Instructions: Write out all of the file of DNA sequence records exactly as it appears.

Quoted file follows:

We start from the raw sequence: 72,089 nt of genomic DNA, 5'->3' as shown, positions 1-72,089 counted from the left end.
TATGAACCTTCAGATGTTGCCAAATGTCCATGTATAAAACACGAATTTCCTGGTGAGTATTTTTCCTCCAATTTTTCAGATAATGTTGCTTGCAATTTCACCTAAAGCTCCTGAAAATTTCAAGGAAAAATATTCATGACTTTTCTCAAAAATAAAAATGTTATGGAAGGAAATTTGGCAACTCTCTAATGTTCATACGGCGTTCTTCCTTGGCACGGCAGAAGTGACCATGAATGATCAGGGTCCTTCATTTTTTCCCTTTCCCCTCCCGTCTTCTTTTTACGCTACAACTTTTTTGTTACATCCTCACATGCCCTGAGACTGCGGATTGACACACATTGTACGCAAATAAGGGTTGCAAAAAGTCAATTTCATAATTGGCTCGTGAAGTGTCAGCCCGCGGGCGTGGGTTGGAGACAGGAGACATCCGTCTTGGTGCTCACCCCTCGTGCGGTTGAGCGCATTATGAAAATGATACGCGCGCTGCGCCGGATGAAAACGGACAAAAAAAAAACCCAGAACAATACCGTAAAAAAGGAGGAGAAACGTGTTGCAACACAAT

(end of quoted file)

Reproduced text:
We start from the raw sequence: 72,089 nt of genomic DNA, 5'->3' as shown, positions 1-72,089 counted from the left end.
TATGAACCTTCAGATGTTGCCAAATGTCCATGTATAAAACACGAATTTCCTGGTGAGTATTTTTCCTCCAATTTTTCAGATAATGTTGCTTGCAATTTCACCTAAAGCTCCTGAAAATTTCAAGGAAAAATATTCATGACTTTTCTCAAAAATAAAAATGTTATGGAAGGAAATTTGGCAACTCTCTAATGTTCATACGGCGTTCTTCCTTGGCACGGCAGAAGTGACCATGAATGATCAGGGTCCTTCATTTTTTCCCTTTCCCCTCCCGTCTTCTTTTTACGCTACAACTTTTTTGTTACATCCTCACATGCCCTGAGACTGCGGATTGACACACATTGTACGCAAATAAGGGTTGCAAAAAGTCAATTTCATAATTGGCTCGTGAAGTGTCAGCCCGCGGGCGTGGGTTGGAGACAGGAGACATCCGTCTTGGTGCTCACCCCTCGTGCGGTTGAGCGCATTATGAAAATGATACGCGCGCTGCGCCGGATGAAAACGGACAAAAAAAAAACCCAGAACAATACCGTAAAAAAGGAGGAGAAACGTGTTGCAACACAAT